96 tn Heb “say.”
97 tn Heb “being invited and going naively and they did not know anything.”
98 tn Traditionally, “counselor,” but this term is more often associated with psychological counseling today, so “adviser” was used in the translation instead.
99 tn Heb “Absalom sent for Ahithophel the Gilonite, the adviser of David, from his city, from Giloh, while he was sacrificing.” It is not entirely clear who (Absalom or Ahithophel) was offering the sacrifices.
100 tn Heb “the heart of the men of Israel is with Absalom.”
102 tn Heb “Arise!”
103 tn Heb “let’s flee.”
104 tn Heb “thrust.”
105 tn Heb “and strike the city with the edge of the sword.”
106 tn Heb “according to all that my lord the king will choose, behold your servants!”
107 tn Heb “and all his house.”
108 tn Heb “women, concubines.”
109 tn Heb “and they stood.”
110 tn Heb “house.”
111 tn Heb “crossing over near his hand.”
112 tn Heb “crossing over near the face of.”
113 tn The word “new” is not in the Hebrew text, but is supplied in the translation to make it clear that David refers to Absalom, not himself.
114 tn Heb “place.”
116 tn Heb “loyal love and truth.” The expression is a hendiadys.
117 tn Heb “be with.”
118 tn Heb “whether for death or for life.”
119 tn Heb “your servant.”
120 tn Heb “Come and cross over.”
121 tn Heb “crossed over.”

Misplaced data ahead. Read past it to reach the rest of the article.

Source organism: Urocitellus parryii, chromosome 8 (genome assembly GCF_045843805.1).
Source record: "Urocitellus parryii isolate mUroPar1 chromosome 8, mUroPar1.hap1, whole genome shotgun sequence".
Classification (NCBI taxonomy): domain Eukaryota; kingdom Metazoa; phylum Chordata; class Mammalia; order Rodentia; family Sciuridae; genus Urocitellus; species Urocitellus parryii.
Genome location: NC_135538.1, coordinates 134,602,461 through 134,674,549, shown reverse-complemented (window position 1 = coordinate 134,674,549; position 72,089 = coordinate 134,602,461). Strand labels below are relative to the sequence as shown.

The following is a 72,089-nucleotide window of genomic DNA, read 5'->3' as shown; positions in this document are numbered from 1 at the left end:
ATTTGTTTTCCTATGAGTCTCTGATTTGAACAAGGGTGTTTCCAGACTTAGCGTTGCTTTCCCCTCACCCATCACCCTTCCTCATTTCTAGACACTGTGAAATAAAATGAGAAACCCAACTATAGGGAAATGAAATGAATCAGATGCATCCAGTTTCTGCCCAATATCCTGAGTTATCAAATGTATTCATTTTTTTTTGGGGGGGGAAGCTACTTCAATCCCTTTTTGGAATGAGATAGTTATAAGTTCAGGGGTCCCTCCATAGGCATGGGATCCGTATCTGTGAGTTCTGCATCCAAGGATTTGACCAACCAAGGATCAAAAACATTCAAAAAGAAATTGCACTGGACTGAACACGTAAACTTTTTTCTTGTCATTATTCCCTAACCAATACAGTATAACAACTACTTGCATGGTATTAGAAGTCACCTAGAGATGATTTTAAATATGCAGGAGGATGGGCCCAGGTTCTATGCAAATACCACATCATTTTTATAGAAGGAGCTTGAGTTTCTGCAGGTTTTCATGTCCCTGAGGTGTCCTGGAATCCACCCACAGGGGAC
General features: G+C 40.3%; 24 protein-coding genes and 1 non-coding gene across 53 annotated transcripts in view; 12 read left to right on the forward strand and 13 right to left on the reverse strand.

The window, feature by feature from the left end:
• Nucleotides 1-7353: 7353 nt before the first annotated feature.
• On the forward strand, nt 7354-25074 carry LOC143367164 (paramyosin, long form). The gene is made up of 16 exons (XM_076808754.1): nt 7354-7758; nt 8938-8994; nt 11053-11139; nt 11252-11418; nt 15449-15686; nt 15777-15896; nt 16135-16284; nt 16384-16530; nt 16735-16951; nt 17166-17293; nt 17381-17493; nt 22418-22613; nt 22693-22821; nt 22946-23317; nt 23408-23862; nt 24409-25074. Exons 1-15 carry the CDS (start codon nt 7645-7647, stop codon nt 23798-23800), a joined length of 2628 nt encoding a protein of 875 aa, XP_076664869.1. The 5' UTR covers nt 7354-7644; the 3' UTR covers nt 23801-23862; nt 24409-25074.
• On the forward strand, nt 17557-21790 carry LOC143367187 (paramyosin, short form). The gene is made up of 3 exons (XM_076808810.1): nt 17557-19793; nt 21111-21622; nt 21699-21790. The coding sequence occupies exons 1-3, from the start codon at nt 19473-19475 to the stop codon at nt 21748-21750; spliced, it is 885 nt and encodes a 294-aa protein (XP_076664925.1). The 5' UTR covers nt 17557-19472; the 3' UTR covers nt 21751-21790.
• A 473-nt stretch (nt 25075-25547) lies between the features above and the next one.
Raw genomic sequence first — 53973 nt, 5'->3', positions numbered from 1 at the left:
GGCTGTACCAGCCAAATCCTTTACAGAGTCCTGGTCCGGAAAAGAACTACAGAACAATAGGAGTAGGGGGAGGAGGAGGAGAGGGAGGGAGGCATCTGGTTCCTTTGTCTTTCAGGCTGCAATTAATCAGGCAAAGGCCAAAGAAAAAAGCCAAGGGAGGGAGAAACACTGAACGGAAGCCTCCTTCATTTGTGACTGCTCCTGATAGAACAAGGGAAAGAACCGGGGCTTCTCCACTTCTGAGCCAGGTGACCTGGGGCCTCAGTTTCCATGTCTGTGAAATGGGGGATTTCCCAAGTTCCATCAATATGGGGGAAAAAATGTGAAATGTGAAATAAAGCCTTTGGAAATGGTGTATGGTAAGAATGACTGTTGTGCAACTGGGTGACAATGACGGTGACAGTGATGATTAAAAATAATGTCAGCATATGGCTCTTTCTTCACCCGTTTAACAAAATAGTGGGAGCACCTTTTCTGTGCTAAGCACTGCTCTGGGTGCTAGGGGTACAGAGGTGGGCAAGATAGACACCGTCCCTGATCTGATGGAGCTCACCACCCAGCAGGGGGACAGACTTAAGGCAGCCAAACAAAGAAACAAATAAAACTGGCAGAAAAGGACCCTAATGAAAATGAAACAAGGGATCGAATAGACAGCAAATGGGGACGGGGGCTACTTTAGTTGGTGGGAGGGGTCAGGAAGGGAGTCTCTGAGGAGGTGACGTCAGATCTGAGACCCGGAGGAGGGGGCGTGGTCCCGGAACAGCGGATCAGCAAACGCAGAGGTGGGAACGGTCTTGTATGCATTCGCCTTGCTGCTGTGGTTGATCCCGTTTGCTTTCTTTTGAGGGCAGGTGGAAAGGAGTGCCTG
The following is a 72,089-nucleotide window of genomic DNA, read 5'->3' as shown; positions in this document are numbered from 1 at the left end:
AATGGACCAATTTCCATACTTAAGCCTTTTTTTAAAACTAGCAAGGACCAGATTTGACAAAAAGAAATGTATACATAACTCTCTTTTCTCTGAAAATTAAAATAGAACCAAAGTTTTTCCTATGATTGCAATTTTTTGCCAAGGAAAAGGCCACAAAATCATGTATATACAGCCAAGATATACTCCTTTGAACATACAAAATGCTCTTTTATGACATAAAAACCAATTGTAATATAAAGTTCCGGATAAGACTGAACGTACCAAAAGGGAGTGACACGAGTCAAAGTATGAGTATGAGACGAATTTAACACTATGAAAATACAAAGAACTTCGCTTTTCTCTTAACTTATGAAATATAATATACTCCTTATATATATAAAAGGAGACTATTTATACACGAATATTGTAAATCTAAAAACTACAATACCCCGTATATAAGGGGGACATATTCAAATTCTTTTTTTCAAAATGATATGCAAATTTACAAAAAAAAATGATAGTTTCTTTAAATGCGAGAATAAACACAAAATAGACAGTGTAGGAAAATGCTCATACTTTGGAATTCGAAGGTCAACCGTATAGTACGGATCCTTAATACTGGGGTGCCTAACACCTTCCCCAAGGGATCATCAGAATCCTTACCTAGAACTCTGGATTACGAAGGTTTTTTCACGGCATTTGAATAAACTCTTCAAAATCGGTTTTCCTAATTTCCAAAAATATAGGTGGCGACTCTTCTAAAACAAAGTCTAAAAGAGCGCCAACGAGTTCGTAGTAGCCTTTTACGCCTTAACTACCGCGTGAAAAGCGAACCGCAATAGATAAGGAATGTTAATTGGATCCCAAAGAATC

122 tn Heb “all the little ones.”
123 tn Heb “with a great voice.”
124 tn Heb “crossing over.”
125 tn Heb “crossing near the face of.”
126 tn Heb “crossing from.”
127 tn Heb “as [is] good in his eyes.”
128 tn The Greek tradition understands the Hebrew word as an imperative (“see”). Most Greek
129 tn Heb “And Ahimaaz your son, and Jonathan the son of Abiathar, two of your sons, with you.” The pronominal suffix on the last word is plural, referring to Zadok and Abiathar.
130 tn The pronoun is plural, referring to Zadok and Abiathar.
131 tc The translation follows 4QSama, part of the Greek tradition, the Syriac Peshitta, Targum, and Vulgate uldavid in reading “and to David,” rather than MT וְדָוִד (vÿdavid, “and David”). As Driver points out, the Hebrew verb הִגִּיד (higgid, “he related”) never uses the accusative for the person to whom something is told (S. R. Driver, Notes on the Hebrew Text and the Topography of the Books of Samuel, 316).
132 tn Heb “said.”
133 tn Heb “cross over.”
134 tn Heb “Will not Zadok and Abiathar the priests be there with you?” The rhetorical question draws attention to the fact that Hushai will not be alone.
135 tn Heb “from the house of the king.”
136 tn Heb “and you must send by their hand to me every word which you hear.” Both of the second person verb forms are plural with Zadok, Abiathar, and Hushai being the understood subjects.